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dc.contributor.authorWang, Kevineng
dc.contributor.authorDas-Ireland, Monishaeng
dc.date.issued2022-10eng
dc.descriptionCorresponding author: Kevin Wangeng
dc.description.abstractIntroduction: Acute Chest Syndrome (ACS) is a leading complication of sickle cell disease (SCD) with significant morbidity and mortality. The current practice guidelines lack sufficient detail on the evidence behind our standard of practice. Materials and Methods: A comprehensive literature search was accomplished with PubMed with a particular focus on literatures published between 2015-2021 with the keywords ACS management, vaso-occlusive crisis, sickle cell, antibiotics, opioids, transfusion, fluid, steroids, bronchodilators, incentive spirometry, anticoagulation, oxygen, prevention, and SARS-CoV2. We included literatures both in the adult and pediatric population. Results/Discussion: ACS is defined as a new infiltrate in a chest radiograph involving at least one broncho-pulmonary segment in an individual with one additional clinical finding. There are multiple causes of ACS which include infections, pulmonary edema, hypoxemia, and hypoventilation. The goal is to quickly diagnose and treat this condition to prevent irreversible lung damage and mortality. In this narrative review, we discuss why a balanced approach to fluid and pain management will provide better outcomes for patients, and the evidence behind using antibiotics, steroids, bronchodilators, nitric oxide, incentive spirometry, as well as the current management of patients with concomitant ACS and SARS-CoV2. Conclusions: All patients admitted with ACS should be started on a third-generation cephalosporin and macrolide or a fourth-generation fluoroquinolone, incentive spirometry, thromboprophylaxis, oxygen, and simple or exchange transfusion if needed, with a balanced approach to fluid resuscitation and pain control.eng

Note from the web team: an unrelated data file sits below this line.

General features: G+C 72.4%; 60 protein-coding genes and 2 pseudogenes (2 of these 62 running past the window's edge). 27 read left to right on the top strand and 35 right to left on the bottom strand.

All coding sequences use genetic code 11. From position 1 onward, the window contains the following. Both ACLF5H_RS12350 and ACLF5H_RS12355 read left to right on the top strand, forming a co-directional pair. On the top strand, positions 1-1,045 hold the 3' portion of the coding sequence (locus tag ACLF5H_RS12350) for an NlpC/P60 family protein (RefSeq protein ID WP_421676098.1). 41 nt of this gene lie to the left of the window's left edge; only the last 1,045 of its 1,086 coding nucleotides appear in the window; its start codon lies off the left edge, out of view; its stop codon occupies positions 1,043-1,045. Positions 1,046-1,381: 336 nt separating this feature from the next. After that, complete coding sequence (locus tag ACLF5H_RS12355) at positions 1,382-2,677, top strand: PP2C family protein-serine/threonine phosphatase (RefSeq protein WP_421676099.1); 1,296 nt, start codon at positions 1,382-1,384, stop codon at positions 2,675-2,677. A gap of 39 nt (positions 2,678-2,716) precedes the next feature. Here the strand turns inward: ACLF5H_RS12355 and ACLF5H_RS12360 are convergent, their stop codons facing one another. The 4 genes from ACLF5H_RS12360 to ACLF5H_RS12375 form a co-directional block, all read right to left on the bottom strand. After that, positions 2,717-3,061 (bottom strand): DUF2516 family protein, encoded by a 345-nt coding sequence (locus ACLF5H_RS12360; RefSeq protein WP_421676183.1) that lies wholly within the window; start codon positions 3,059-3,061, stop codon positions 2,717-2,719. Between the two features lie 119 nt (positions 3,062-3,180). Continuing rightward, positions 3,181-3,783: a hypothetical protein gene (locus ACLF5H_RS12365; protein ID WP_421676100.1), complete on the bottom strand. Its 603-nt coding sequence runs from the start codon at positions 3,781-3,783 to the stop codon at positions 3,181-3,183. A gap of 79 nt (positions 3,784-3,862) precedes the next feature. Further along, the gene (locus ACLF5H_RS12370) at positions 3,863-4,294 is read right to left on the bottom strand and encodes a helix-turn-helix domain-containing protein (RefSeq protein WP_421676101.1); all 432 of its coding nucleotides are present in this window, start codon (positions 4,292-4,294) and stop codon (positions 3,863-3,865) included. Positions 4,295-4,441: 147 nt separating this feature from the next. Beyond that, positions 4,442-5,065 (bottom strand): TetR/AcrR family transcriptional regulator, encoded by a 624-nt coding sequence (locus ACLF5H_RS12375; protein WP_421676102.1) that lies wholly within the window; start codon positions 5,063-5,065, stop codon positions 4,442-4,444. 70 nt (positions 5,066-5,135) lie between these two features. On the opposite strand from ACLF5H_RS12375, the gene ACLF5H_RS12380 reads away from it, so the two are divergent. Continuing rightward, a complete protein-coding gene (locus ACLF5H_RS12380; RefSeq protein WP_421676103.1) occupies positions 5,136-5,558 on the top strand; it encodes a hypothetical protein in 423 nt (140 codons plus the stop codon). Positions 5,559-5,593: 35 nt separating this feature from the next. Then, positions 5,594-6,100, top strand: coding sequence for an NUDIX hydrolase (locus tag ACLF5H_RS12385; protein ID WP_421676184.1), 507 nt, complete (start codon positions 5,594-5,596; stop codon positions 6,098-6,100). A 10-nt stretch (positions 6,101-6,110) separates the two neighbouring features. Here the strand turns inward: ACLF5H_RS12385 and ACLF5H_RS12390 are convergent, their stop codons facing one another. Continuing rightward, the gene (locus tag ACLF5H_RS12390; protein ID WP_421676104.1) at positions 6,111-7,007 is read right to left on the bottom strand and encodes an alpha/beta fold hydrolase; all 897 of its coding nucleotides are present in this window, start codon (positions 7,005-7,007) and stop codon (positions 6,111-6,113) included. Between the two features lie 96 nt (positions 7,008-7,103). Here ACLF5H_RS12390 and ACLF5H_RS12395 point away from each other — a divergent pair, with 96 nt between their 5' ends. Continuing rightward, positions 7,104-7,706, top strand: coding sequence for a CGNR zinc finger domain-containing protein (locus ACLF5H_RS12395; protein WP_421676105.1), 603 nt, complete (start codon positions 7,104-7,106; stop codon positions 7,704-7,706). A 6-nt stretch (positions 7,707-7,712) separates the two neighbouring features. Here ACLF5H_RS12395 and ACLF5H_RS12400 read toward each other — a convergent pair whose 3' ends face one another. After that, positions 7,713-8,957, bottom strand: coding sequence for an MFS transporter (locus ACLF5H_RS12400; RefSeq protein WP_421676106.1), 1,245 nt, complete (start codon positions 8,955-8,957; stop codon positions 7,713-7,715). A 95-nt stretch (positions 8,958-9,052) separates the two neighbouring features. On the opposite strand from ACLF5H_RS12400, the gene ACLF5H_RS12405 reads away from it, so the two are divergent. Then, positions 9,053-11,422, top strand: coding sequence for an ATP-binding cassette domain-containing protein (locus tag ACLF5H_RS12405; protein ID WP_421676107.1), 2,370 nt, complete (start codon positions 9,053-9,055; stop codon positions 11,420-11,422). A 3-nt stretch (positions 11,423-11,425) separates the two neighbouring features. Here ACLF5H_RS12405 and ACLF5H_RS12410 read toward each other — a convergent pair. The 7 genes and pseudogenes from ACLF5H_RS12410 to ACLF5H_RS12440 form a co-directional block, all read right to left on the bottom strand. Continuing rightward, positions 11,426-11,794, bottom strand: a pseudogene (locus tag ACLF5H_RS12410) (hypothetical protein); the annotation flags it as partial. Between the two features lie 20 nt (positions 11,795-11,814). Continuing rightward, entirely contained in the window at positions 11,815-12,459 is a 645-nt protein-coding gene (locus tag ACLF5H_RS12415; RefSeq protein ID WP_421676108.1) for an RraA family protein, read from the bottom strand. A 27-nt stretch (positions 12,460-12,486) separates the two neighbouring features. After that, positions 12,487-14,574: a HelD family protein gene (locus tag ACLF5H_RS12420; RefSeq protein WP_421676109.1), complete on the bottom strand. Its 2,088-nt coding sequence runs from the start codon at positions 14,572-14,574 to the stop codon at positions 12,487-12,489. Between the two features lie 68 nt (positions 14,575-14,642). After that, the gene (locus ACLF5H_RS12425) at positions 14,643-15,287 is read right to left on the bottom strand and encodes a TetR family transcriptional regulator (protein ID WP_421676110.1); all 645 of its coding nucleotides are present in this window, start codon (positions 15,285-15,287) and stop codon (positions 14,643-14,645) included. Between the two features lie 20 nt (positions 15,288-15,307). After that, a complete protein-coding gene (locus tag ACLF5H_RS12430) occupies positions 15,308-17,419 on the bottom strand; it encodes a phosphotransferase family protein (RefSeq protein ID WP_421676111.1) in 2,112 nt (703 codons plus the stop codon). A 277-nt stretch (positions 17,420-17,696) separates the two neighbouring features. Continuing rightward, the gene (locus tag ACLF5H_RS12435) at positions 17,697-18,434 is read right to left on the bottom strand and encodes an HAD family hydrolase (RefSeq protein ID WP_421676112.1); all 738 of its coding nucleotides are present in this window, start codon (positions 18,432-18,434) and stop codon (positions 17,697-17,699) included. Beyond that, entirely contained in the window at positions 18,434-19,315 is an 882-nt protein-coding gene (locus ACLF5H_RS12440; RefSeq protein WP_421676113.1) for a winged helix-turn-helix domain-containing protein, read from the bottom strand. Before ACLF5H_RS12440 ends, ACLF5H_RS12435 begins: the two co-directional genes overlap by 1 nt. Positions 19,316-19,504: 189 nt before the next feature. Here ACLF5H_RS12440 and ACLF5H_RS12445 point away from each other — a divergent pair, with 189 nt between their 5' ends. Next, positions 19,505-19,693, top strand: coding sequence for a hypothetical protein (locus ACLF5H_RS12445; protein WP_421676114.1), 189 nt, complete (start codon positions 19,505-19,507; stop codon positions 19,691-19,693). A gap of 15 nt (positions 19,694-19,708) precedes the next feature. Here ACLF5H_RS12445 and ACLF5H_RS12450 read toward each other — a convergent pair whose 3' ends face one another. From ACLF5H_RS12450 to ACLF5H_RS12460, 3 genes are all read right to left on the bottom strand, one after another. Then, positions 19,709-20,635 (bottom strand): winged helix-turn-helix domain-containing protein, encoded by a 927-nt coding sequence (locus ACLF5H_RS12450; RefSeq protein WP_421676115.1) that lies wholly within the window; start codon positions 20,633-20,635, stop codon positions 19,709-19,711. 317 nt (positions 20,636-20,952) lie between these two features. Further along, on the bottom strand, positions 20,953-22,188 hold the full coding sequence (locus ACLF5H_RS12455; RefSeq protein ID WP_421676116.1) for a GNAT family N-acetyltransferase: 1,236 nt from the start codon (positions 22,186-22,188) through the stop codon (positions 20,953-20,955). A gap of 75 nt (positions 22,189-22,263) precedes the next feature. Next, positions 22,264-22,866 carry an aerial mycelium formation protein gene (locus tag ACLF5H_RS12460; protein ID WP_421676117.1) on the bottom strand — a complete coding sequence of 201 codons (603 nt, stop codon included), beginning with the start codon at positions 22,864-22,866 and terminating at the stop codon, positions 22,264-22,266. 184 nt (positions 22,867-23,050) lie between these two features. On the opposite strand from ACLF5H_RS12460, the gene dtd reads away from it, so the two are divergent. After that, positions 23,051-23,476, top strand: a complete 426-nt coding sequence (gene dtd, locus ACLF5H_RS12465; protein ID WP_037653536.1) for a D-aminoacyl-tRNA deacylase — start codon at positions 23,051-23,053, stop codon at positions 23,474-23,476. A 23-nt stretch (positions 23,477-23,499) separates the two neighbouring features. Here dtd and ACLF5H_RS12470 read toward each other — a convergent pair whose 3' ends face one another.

dc.description.bibrefIncludes bibliographical references.eng
dc.description.statementofresponsibilityKevin Wang, DO (Department of Internal Medicine, University of Missouri – Kansas City School of Medicine), Monisha Das-Ireland (Department of Pulmonary-Critical Care, University of Missouri – Kansas City School of Medicine)eng
dc.format.extent11 pageseng
dc.identifier.citationAm j Hosp Med 2022 Oct;6(4): 2022.
dc.identifier.urihttps://hdl.handle.net/10355/94706
dc.identifier.urihttps://doi.org/10.24150/ajhm/2022.013eng
dc.languageEnglisheng
dc.publisherUniversity of Missouri, Department of Medicine, Division of Hospital Medicineeng
dc.relation.ispartofAmerican journal of hospital medicine, volume 6, issue 4 (2022 Oct-Dec)eng
dc.relation.ispartofseriesRevieweng
dc.rightsOpenAccess.eng
dc.rights.licenseThis work is licensed under a Creative Commons Attribution-NonCommercial-NoDerivs 3.0 License.
dc.sourceHarvested from the American Journal of Hospital Medicine website (https://medicine.missouri.edu/departments/medicine/divisions/hospital-medicine/american-journal-of-hospital-medicine) in 2023.eng
dc.subjectacute chest syndrome ; sickle cell disease ; vaso-occlusive crisis ; opioid ; antibiotics ; transfusion ; consolidationeng
dc.titleAcute chest syndrome : a narrative review to guide inpatient managementeng
dc.typeArticleeng


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